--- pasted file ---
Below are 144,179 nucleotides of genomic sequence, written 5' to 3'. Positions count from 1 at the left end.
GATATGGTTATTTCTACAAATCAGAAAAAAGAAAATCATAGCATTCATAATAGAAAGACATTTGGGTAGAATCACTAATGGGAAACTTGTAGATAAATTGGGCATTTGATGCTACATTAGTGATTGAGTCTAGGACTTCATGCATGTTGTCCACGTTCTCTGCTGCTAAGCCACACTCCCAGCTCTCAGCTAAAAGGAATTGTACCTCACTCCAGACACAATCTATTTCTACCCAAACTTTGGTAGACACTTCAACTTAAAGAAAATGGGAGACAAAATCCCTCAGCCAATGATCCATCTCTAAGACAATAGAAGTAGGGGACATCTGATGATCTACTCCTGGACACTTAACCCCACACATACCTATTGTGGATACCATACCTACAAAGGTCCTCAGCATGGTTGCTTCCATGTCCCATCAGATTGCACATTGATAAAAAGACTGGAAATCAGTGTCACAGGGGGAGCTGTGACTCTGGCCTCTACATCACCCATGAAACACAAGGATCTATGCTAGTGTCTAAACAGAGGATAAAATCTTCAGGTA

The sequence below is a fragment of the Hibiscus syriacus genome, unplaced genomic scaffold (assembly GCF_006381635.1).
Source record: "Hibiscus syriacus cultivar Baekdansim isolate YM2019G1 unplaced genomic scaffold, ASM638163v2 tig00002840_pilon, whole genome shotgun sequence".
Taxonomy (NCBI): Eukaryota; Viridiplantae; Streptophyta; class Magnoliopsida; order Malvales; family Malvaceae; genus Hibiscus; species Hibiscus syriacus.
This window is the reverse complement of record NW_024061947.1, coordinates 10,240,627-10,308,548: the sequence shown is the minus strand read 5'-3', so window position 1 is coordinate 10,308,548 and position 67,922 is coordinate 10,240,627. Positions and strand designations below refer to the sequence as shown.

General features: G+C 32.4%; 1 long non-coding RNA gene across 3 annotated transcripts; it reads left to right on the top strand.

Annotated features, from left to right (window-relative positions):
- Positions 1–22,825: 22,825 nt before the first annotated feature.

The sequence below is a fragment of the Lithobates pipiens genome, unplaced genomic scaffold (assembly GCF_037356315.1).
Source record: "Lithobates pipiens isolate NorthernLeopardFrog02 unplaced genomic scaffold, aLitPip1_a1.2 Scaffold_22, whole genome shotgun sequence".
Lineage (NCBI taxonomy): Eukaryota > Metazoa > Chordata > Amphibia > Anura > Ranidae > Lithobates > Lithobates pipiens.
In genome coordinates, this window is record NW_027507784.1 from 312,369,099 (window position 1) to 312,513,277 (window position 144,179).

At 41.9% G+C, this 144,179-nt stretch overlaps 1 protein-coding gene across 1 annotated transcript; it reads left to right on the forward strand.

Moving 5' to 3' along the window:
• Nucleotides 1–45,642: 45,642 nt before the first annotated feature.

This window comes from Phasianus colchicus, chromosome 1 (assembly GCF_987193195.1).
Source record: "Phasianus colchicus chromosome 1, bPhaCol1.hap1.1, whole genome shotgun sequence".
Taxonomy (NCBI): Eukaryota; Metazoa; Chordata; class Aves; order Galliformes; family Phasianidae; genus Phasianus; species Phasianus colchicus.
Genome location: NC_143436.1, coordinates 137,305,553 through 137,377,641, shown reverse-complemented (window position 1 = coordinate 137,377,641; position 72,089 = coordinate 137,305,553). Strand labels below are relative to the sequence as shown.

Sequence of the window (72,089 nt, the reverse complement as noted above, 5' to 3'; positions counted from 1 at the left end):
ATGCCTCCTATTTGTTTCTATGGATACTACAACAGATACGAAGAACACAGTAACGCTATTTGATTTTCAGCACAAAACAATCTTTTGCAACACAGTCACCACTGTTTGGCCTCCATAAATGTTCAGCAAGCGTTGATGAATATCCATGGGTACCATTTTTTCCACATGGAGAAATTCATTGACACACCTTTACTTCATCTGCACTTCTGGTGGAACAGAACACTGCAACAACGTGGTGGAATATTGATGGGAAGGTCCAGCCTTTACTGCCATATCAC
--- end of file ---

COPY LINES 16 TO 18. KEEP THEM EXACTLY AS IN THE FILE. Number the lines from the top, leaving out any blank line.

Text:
• Nucleotides 1–45,642: 45,642 nt before the first annotated feature.

This window comes from Phasianus colchicus, chromosome 1 (assembly GCF_987193195.1).
Source record: "Phasianus colchicus chromosome 1, bPhaCol1.hap1.1, whole genome shotgun sequence".